Dear Baby V,
Today is our biggest milestone yet: viability. If you were born now, you’d have a 50/50 chance of survival. Those odds are comforting for as long as you are inside me, so please don’t think about arriving before the end of October at the very earliest. (Of course, our OB might have other plans for you, but that’s another story.)
I don’t know if you’ll ever read this blog in its entirety. Maybe you’ll find it interesting or reassuring to know how much you were wanted, and how much we struggled to have you. But I will share this, my first love letter to you.
I talk to you all the time in my head:
This is the beach — I’ll take you here next summer.
How does a burrito sound for lunch?
That’s London, where I was born. We’ll visit some day.
Like me, you’ll be both a British and an American citizen.
¿Qué te parece esta lengua? Un día visitarémos a Andalucía, dónde yo crecía y adonde viven dos de tus seis abuelos.
Ohhh, I love this song!
I think you can hear outside noises now, and I think you hear higher-pitched noises more. A few nights ago, we were sitting quietly, you and me, and our dog started chewing his squeaky toy. Squeak! You kicked. A pause from both of you — then Squeak! A-squeak! A-squeak! and kick-kick-swipe-roll-kick.
So I’ve started talking to you aloud. So far it’s just Hi, sweet girl… or I praise you when you move. Some of your kicks and jabs make me jump, others make me giggle. All make me glow with pride. Soon I’ll pluck up the courage to tell you about Nellie. The closest I’ve come is mentally telling you about her. The thing is, I’m not sure how to say those words aloud to you yet. Maybe I’ll look at pictures of Nellie and tell you about her and why we chose her.
More difficult is talking to you at all. I am still so scared of losing you, I guess. I’m relatively calm and confident, despite all the placenta issues, but there is an undercurrent of anxiety. It’s like I’m walking alongside a canal (I picture Camden Lock, where I hope to take you one day). The canal is my anxiety, but I’m safe and dry on the towpath. Still, towpaths have the occasional puddle, the odd patch of green slime to trip you up. I’m still staring at my feet as I walk because looking up and towards the horizon feels unbelievably cocky.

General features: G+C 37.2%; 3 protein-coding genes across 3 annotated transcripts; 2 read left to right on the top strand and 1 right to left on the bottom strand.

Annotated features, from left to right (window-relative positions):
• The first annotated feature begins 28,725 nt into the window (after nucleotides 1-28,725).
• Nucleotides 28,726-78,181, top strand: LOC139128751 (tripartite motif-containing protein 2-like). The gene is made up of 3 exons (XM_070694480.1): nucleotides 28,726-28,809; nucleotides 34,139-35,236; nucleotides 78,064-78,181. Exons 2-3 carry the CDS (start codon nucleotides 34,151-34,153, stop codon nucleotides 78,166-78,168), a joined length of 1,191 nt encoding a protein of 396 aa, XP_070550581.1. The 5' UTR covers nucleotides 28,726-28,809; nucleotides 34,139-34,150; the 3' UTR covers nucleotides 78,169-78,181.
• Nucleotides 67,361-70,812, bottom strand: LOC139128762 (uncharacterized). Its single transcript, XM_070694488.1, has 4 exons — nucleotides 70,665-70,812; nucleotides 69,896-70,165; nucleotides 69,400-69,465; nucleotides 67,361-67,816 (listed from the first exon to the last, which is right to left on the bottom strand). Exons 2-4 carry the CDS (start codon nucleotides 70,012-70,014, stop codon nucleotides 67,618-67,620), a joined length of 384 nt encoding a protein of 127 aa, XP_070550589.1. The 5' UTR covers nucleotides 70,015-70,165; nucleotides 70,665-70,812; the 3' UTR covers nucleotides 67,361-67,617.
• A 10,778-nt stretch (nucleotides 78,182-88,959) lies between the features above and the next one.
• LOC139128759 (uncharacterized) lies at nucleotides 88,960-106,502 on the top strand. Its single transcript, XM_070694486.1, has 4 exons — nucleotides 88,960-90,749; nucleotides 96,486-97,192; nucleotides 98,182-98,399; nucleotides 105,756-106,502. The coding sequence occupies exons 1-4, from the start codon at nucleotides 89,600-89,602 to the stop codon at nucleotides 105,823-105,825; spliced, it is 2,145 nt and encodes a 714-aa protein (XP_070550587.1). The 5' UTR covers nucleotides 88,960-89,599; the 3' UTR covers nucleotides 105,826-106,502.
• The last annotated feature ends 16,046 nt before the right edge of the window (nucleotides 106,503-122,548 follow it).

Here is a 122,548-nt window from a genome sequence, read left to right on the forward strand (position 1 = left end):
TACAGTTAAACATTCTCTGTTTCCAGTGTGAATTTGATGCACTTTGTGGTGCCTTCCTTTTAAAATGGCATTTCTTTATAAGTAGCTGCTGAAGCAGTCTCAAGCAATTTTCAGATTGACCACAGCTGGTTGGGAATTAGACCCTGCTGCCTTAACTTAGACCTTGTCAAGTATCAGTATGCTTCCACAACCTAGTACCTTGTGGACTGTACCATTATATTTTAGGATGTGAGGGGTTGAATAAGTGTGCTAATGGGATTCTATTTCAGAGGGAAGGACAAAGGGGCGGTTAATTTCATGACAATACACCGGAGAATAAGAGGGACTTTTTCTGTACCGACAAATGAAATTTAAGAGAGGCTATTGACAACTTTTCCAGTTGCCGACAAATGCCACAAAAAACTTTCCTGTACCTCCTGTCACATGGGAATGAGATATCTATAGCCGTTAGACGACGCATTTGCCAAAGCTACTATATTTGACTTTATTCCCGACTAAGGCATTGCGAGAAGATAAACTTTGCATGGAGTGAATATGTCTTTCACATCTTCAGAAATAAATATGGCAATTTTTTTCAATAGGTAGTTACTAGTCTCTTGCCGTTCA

So I sing to you. When I was a girl, I’d sing a Welsh love song to my (Welsh) great-grandmother. This is the woman I so loved and for whom you are named, so now I sing this same song to you:
My love is a Venus, a goddess so fair,
No flower more lovely, no jewel more rare:
Wherever you wander, no other you’ll find
So gracious and gentle, so tender and kind.
My darling is merry, my darling is free,
A spirit of beauty, a bird in a tree.
I’ll love her forever, she knows it full well –
But whether she’ll have me, I never can tell.
If not her genes, then this song — like her name — I can pass down to you.
When I sing this song to you, you’re usually quiet for the first verse and more active during the second. (Maybe because you hear the higher notes better in the second verse?) When I play music in the car, I favour beats and you seem to keep rhythm. When I play the piano, it’s as though you settle down and listen. I wonder if you will be musical. Music is very important to your dad and me. Although our donor claims she isn’t musical, she says her own mother, aunts, and uncles are. I want to encourage your love of music.